Elder abuse nightmares driving state petition push for visitation reform


An Alabama woman is calling on state lawmakers to pass a bill to protect the rights of adult children of elders under the guardianship of others to visit their aging parents.

Carrie Ford – who started a petition on Change.org Saturday addressed to Sen. J.T Waggoner and Rep. Ronald Johnson – says in her appeal she was prevented under current state law from seeing her father, who as a ward of the state had been left in a bad way and isolated from his family.

In recent years, I wasn’t allowed to go through the gates at Liberty Park to visit my father, Robert G. Ford, MD.  I was stopped by security,” wrote Ford. “I had not seen my father in over 2 years, until March 9th, when my sister and I became aware that he was left in a 12,000 foot square house alone, and he has Alzheimer’s Disease.”

She wrote he was subjected to squalid conditions with no recourse.

“My father had no working phone, no food in the pantry or frig, no bed that he could access, no toilet paper, no hot water and no heat. He stayed at a local hospital for 6 weeks,” Ford’s appeal continues.

The story is familiar to elder law observers around the nation. Ford invoked the Kasem Cares – founded by the daughter of radio legend Casey Kasem – which advocates for just the kind of reforms Ford is calling for, including guarantees that children of elder patients will have access to their parents.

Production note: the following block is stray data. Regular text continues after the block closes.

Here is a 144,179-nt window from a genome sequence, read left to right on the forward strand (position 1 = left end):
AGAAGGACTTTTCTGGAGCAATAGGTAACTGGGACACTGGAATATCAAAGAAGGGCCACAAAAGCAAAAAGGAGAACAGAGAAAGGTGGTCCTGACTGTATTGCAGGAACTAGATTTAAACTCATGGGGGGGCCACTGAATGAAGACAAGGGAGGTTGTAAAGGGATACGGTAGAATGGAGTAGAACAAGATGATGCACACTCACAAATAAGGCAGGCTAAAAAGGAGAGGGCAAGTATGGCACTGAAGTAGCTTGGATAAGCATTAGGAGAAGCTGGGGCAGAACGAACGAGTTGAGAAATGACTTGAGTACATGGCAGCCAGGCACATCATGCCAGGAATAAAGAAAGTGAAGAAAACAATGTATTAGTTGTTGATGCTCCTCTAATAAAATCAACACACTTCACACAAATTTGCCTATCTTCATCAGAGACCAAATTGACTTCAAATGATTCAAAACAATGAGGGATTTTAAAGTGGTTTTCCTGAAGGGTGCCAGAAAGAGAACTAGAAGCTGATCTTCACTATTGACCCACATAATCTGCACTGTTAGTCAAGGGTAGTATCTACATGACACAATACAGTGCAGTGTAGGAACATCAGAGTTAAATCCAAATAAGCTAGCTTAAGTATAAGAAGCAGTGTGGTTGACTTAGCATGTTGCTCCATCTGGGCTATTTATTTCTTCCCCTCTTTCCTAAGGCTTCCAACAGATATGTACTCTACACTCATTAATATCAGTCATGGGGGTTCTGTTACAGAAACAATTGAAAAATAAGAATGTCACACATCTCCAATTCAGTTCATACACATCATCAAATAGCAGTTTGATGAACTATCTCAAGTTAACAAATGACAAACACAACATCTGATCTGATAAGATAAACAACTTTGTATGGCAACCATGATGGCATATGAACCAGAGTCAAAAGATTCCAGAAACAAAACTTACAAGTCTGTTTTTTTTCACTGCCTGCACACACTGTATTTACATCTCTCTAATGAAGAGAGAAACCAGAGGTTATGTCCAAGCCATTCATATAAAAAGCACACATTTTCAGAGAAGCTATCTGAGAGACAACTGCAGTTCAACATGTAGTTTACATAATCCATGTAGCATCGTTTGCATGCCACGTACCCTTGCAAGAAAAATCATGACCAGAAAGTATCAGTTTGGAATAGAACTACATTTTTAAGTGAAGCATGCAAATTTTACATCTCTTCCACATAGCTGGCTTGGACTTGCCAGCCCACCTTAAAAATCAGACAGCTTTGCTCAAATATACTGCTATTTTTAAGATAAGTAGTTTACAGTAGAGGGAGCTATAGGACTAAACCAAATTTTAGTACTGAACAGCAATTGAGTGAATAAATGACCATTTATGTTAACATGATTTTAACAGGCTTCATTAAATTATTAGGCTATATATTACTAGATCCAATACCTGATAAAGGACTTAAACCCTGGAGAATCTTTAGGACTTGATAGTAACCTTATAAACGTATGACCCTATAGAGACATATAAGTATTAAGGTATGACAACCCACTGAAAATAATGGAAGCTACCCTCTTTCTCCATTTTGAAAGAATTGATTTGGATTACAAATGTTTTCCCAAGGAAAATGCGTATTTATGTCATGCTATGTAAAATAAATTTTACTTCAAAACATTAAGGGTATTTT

Kasem Cares has gotten results recently, passing versions of their model “Visitation Bill” in Iowa, Texas and California. Ford hopes she can get the same kind of momentum going in Alabama.

“You can do your part to end the silent epidemic of elder abuse by taking the pledge to stand up against elder abuse,” Ford wrote. “There are 10,000 people who are turning 65 each and every day (Pew Research Center), and we are rapidly approaching a time where nearly 50% of the population will be 65 or older. Together, we can end the silence of elder abuse by standing united and raising our voices against this growing problem.”

As of press time, the petition was 32 percent of the way to its goal of 100 signatures.


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